(The caption "2020" is shown, before showing a quick image montage of all the events that occurred in the year, most notably the COVID-19 pandemic, and then ultimately showing footage from various Disney movies, including ones made by 20th Century Studios, formerly known as 20th Century Fox)

Doug (vo): Wow, what a year. I mean, it was just...what a year. I think we can all agree we've never quite had one like it, and...I think I can agree I really need some Disney right now. Fairy tales, superheroes, cartoons, bring it on. This is the world I want to live in, man. Well, as you may have heard, even more has been going on. I mean... (An image of a coronavirus cell is briefly shown, before showing the 20th Century Fox logo) ...outside of all that. Disney has recently bought 20th Century Fox. So I guess this year, the thing to add is the 20th Century Fox films, but not only are there more than I can probably do in a lifetime, but...I don't know. (A made-up thumbnail for a Disneycember review of Alien is shown) Something about seeing the Disneycember logo on Alien just doesn't feel right. So, the compromise is, I'm gonna do every 20th Century movie that came out after Disney officially bought Fox. Yeah, I know Disney probably didn't have much impact in a lot of these movies that came out, there wasn't enough time, but I'm pretty sure they were under their ownership when they came out, so I think they count. But, on top of that, I'm gonna be looking at the usual stuff, too; Movies, TV shows, live-action, animated, 2D, 3D, and now we can include 20th Century into that collection as well. As I stated before, some of these you might've heard my opinion on already in other videos, but, again, time has gone by. I wanna see how I react to it when it isn't just right after the viewing. There are TV shows and movies that I change my mind on the more I think about them. So, once again, we're gonna look at the good, the bad, the... (A dance sequence in Zombies is shown briefly) ...whatever this is...and see if any of them have changed overtime, because I don't know if you need it this year, but, by God, I know I certainly need it. This is Disneycember: 2020. You couldn't have gotten here soon enough.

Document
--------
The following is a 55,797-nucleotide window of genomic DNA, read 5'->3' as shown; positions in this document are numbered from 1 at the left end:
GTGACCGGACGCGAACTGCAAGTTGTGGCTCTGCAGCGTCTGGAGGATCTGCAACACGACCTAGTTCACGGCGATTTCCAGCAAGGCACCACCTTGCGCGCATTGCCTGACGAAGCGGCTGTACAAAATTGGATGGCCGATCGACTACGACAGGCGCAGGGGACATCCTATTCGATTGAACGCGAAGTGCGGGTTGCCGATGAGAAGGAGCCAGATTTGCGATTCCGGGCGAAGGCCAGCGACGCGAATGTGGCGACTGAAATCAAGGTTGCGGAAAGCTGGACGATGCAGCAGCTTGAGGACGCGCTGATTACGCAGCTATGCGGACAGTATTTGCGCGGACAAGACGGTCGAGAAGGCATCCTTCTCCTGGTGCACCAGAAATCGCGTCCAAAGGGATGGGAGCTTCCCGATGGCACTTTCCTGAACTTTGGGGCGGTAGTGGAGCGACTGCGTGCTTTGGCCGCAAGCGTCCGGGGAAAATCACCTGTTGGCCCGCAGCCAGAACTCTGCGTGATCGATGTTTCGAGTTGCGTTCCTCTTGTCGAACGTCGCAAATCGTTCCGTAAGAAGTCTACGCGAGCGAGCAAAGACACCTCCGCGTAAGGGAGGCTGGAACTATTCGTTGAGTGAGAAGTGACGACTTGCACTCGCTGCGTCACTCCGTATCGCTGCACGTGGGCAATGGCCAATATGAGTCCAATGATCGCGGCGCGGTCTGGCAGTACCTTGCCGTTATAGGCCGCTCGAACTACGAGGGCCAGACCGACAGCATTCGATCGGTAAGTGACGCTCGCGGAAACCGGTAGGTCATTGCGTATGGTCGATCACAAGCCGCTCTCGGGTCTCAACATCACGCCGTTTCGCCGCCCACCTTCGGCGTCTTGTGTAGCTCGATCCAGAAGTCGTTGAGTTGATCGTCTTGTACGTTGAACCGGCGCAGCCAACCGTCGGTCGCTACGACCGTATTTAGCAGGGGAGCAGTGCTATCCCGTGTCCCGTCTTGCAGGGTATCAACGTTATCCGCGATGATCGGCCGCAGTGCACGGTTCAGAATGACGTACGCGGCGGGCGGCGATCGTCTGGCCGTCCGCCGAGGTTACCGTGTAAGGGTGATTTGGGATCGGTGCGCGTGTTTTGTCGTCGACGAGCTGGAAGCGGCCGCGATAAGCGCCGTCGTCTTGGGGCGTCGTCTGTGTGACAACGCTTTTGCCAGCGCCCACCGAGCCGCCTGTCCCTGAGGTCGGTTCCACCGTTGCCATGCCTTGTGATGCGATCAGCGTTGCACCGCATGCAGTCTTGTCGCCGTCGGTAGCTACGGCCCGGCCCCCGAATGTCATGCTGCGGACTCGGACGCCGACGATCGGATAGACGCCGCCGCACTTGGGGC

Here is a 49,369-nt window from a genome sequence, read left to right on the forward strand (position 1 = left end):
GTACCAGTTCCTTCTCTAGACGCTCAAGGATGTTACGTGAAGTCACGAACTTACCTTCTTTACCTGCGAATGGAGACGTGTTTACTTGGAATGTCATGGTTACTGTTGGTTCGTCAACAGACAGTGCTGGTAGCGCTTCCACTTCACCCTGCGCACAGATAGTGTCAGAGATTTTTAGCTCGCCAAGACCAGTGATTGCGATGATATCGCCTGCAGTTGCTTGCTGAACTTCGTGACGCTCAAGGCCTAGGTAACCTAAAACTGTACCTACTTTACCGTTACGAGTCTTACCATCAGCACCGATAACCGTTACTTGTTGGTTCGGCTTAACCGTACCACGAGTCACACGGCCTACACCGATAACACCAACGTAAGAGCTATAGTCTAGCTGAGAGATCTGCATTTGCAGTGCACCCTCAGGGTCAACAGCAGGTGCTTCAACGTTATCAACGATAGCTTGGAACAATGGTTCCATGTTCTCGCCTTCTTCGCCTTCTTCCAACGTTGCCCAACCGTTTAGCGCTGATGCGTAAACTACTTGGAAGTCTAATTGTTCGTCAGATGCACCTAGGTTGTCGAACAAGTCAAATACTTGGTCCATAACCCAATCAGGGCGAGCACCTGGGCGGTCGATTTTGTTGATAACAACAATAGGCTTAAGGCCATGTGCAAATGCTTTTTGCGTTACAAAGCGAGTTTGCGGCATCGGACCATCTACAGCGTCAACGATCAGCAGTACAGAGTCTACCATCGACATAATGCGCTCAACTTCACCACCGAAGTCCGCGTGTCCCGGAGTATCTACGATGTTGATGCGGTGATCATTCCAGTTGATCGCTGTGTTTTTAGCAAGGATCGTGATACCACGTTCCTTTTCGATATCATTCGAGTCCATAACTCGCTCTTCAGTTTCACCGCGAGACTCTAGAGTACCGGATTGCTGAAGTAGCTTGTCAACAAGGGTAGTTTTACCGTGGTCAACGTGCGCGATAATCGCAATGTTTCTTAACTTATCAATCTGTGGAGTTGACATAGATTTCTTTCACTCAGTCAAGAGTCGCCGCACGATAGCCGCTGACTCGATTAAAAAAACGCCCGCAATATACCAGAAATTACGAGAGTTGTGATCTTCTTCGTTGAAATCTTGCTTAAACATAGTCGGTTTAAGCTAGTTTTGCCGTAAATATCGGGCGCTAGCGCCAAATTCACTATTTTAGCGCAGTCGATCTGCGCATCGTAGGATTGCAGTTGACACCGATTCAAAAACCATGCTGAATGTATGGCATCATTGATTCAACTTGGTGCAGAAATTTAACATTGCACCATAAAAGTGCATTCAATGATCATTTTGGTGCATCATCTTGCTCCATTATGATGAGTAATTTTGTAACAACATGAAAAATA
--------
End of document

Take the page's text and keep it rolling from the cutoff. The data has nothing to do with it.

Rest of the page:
(The Disneycember logo is shown, before showing clips from Spies in Disguise)